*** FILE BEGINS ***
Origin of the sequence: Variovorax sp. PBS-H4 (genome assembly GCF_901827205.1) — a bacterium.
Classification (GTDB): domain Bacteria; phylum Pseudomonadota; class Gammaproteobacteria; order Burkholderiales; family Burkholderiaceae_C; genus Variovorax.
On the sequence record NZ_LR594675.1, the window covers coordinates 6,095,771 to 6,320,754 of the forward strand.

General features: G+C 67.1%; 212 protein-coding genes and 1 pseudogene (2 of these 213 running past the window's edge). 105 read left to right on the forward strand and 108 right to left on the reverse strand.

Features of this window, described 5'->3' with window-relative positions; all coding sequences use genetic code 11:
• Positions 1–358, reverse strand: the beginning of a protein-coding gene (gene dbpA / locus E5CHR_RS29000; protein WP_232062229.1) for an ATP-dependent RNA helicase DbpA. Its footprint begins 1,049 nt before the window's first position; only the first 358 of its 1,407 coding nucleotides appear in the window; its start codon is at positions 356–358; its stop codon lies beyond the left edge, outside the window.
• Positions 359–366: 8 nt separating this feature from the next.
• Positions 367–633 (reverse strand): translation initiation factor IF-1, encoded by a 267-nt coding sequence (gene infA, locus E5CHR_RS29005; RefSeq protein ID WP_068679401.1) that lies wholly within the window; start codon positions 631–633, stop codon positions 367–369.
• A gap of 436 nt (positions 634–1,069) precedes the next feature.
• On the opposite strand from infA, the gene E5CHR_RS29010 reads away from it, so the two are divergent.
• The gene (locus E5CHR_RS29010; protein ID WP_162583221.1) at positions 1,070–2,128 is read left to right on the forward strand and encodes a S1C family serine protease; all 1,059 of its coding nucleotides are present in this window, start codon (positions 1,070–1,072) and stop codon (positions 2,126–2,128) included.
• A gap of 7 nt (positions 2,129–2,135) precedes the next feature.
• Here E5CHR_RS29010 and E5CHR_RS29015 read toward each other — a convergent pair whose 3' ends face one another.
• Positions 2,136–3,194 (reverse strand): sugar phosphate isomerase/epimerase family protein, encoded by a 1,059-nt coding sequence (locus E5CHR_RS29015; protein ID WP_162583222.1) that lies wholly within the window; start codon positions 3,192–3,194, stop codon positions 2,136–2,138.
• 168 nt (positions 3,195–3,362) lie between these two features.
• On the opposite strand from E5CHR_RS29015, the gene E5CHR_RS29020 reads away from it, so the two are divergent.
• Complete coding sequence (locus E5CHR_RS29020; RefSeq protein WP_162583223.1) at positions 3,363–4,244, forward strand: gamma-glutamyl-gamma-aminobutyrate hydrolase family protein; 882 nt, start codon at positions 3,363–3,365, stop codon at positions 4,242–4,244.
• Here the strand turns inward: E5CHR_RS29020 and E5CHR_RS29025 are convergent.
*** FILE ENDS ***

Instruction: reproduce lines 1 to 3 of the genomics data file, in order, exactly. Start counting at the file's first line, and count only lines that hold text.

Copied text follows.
Origin of the sequence: Variovorax sp. PBS-H4 (genome assembly GCF_901827205.1) — a bacterium.
Classification (GTDB): domain Bacteria; phylum Pseudomonadota; class Gammaproteobacteria; order Burkholderiales; family Burkholderiaceae_C; genus Variovorax.
On the sequence record NZ_LR594675.1, the window covers coordinates 6,095,771 to 6,320,754 of the forward strand.